Drop-seq was performed on cells collected from various points of differentiation, where a single sample per timepoint was diluted to 280 cells/µl and processed as described previously98. Briefly, cells, barcoded microparticle beads (MACOSKO-2011-10, Lots 113015B and 090316, ChemGenes Corporation), and lysis buffer were co-flown into a microfluidic device and captured in nanoliter-sized droplets. After droplet collection and breakage, the beads were washed, and cDNA synthesis occurred on the bead using Maxima H-minus RT (ThermoFisher Scientific) and the Template Switch Oligo. Excess oligos were removed by exonuclease I digestion. cDNA amplification was done for 15 cycles from pools of 2000 beads using Hot Start Ready Mix (Kapa Biosystems) and the SMART PCR primer. Individual PCRs were purified and pooled for library generation. A total of 600 pg of amplified cDNA was used for a NexteraXT library preparation (Illumina) with the New-P5-SMARTPCR hybrid oligo, and a modified P7 Nexteraoligo with 10 bp barcodes. Sequencing was performed on a NovaSeq (Illumina) for read 2 length of 94 nt with the Read1 Custom Seq primer. Oligosequences are the same as previously described13,98.
Single-cell RNA-seq analysis across time points
The paired-end Drop-seq data from days 4, 7, and 14 of in vitro Leydig cell differentiation were sequenced in the same batch and were processed using Drop-seq tools v1.13 from the McCarroll laboratory as previously described98,99. Specifically, the reads were aligned to the mouse reference genome (GRCm38, version 38) using STAR v2.7.1a100. The pipeline generated digital gene expression matrices with genes as rows and cells as columns that served as the starting point for downstream analyses.
The cells from each time point were first filtered by cell size and integrity—cells with <500 detected genes or with >10% of transcripts corresponding to mitochondria-encoded genes were removed, resulting in 973–2980 pass-QC cells for the three time points, for a total of 6124 cells. Among the retained cells, the average number of detected genes per cell was ~1888, and the average number of UMIs was ~4838. For each cell, we normalized transcript counts by (1) dividing by the total number of UMIs per cell and (2) multiplying by 10,000 to obtain a transcripts-per-10K measure, and then log-transformed it by E = ln(transcripts-per-10K+1).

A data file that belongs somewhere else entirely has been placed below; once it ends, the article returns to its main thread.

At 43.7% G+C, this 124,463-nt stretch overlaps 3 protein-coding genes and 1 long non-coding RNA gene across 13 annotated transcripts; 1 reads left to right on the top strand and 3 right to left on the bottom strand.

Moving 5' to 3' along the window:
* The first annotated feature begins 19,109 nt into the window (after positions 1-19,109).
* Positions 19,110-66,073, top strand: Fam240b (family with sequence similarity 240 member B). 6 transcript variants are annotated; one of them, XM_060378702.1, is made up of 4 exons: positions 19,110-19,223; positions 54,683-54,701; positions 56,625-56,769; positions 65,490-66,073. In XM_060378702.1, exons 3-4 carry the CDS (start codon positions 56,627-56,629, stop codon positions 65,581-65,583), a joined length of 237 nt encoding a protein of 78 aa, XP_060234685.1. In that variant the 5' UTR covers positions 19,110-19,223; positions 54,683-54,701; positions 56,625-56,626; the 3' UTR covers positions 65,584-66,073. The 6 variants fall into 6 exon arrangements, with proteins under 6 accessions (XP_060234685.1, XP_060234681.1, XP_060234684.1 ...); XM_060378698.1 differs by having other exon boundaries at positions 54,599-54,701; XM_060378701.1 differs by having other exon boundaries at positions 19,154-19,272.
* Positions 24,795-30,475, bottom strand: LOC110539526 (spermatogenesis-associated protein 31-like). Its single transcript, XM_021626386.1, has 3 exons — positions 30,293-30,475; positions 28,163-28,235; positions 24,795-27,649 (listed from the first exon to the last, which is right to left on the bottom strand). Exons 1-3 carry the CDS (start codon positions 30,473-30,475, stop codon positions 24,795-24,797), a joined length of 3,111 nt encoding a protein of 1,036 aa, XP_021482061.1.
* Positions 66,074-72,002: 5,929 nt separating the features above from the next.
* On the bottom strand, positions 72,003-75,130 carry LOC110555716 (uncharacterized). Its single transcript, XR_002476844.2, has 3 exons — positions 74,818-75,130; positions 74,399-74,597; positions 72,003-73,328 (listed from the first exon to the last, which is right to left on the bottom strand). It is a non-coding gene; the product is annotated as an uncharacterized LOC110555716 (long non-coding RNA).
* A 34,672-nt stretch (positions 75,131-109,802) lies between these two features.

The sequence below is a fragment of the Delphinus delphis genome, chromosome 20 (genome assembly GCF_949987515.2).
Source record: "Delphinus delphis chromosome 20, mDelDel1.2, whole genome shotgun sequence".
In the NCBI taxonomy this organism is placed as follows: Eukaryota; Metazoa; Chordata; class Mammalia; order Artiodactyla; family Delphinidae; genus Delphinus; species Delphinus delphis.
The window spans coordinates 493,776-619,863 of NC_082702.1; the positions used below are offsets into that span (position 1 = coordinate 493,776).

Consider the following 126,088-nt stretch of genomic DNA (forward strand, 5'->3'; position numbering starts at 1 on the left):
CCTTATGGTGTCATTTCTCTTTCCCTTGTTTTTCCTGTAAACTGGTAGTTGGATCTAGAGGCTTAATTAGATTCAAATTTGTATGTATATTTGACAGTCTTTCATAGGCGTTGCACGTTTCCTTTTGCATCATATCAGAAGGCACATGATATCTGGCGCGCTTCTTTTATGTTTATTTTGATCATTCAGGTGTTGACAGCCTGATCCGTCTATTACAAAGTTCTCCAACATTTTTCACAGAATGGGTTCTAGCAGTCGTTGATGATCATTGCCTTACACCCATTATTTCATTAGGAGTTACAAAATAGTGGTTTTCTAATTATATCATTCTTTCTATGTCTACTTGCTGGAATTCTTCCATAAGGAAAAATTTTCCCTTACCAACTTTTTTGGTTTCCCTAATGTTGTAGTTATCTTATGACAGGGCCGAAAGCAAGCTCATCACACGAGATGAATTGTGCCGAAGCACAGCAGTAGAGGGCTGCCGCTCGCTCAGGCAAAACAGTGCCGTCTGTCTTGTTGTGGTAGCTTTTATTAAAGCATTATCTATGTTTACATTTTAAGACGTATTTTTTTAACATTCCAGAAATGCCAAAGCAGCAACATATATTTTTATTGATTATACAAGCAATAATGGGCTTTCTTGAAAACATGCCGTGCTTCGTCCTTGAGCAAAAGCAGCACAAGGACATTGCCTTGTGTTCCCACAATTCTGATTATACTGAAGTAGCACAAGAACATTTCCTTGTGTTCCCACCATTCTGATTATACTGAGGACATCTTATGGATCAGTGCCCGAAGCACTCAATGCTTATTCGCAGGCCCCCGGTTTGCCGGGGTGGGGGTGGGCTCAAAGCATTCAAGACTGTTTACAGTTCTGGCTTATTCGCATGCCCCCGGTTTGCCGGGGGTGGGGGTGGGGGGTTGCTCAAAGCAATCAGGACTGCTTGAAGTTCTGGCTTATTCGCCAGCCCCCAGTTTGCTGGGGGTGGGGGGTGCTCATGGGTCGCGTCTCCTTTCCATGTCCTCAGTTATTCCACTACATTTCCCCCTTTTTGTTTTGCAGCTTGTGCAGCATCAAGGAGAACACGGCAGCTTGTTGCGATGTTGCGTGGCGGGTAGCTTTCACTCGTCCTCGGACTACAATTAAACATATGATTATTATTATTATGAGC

For each time point, we standardized the expression level of each gene across cells by using (E-mean(E))/sd(E) and performed PCA using highly variable genes (HVG). We obtained 4 clusters using Louvain-Jaccard clustering with top PCs by R package Seurat (v2.3.4). We calculated cluster centroids and ordered the clusters by minimizing pairwise Euclidean distance of cluster centroids in R package Seriation. We evaluated batch effect by comparing the top PC placements and rank correlation of ordered cluster centroids across the 3 time points. Differentially expressed markers for each cluster were obtained by comparing it against all other clusters using a nonparametric binomial test, requiring at least 20% higher detection rate, a minimum of 1.5-fold higher average expression level, and p value < 0.01. Clusters were defined based on known markers.
We extracted the somatic cells from the INT4 dataset from13. This dataset was enriched for the Tcf21+ interstitial population and was used as the starting time point: day 0. We merged the 3 datasets of in vitro Leydig differentiation with the somatic cells of INT4, for 6619 good-quality cells and 24,698 detected genes. These cells on average have 1837 detected genes and 4623 UMIs per cell. We selected 2344 HVG genes in the merged dataset and did PCA using HVG. We performed t-SNE, UMAP and Louvain-Jaccard clustering using top PCs. We obtained 10 clusters initially, and ordered the clusters as described above. Based on differentially expressed markers for each cluster and rank correlation across the cluster centroids, we decided to merge 3 clusters (clusters 4–6) and identified them as ECM myofibroblast. We merged 2 other clusters (clusters 7–8) as differentiating myofibroblast. This led to the identification of 7 cell types for in vitro Leydig differentiation—(1) Endothelial, (2) Interstitial progenitor, (3) Proliferating progenitor, (4) ECM myofibroblasts, (5) Differentiating myofibroblasts, (6) Differentiating Leydig, and (7) Leydig. We did pseudotemporal ordering of cells from the 4 time points (days 0, 4, 7, and 14) by Monocle3 and visualized the single-cell trajectory in UMAP space.